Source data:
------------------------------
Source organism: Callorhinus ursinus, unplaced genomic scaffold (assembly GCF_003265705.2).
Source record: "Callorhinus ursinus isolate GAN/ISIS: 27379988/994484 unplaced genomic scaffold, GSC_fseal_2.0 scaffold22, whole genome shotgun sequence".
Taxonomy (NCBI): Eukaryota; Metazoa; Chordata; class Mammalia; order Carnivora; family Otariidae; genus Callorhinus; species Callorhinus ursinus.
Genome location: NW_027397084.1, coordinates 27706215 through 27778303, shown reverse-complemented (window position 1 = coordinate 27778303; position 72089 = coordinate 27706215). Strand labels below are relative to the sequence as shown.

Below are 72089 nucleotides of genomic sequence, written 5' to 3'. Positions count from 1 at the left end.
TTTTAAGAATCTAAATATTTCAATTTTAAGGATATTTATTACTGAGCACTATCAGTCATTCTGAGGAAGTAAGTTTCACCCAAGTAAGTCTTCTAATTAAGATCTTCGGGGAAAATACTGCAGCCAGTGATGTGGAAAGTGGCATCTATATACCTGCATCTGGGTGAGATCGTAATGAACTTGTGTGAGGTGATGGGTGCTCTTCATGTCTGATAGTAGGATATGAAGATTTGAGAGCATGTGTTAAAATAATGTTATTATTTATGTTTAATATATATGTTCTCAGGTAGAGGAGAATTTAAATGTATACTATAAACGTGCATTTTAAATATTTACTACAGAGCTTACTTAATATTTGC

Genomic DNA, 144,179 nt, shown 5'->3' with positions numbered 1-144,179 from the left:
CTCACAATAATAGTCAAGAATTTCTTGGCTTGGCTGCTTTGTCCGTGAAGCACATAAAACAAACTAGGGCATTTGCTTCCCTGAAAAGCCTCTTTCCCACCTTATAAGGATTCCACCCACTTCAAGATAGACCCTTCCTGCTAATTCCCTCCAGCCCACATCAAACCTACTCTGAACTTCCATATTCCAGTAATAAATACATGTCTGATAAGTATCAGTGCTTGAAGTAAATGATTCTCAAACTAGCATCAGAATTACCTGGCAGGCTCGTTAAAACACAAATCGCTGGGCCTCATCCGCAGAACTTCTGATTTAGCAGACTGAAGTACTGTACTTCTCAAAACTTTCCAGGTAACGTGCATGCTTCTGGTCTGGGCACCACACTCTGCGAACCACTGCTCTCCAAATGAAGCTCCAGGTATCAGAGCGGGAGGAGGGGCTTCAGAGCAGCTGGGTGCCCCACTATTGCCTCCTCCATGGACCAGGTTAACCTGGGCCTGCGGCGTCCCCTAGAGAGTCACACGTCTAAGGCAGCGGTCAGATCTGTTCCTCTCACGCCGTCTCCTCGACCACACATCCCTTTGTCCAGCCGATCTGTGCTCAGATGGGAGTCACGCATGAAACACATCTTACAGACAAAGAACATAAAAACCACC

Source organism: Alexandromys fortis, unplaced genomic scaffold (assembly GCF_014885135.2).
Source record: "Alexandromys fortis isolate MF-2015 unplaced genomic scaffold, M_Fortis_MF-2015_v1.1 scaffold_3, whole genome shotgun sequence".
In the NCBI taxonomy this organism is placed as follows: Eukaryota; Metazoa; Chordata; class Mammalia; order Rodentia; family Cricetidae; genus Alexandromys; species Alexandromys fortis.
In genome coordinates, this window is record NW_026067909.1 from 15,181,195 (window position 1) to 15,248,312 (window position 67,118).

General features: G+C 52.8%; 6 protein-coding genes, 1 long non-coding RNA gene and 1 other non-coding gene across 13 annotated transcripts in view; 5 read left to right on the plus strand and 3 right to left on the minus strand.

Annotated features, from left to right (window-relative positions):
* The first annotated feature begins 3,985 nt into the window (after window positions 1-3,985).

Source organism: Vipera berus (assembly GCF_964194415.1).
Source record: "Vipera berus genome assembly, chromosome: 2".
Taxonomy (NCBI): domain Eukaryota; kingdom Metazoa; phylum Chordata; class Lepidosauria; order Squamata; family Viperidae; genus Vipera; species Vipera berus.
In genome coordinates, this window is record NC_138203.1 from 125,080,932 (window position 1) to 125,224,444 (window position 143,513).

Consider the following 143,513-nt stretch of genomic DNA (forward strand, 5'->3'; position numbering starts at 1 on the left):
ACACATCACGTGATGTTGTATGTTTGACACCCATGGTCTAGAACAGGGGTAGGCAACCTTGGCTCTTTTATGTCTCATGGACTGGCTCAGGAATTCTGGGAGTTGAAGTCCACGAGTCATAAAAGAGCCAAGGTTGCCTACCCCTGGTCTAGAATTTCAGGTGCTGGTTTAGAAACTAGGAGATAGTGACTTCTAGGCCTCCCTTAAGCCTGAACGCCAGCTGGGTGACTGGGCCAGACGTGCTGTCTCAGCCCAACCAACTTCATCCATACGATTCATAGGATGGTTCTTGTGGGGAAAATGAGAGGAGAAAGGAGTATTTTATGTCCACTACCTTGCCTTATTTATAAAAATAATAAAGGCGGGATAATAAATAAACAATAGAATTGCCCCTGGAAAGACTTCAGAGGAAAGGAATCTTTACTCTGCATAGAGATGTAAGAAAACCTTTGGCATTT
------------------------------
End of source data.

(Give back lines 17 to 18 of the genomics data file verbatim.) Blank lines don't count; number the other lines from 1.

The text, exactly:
Source record: "Vipera berus genome assembly, chromosome: 2".
Taxonomy (NCBI): domain Eukaryota; kingdom Metazoa; phylum Chordata; class Lepidosauria; order Squamata; family Viperidae; genus Vipera; species Vipera berus.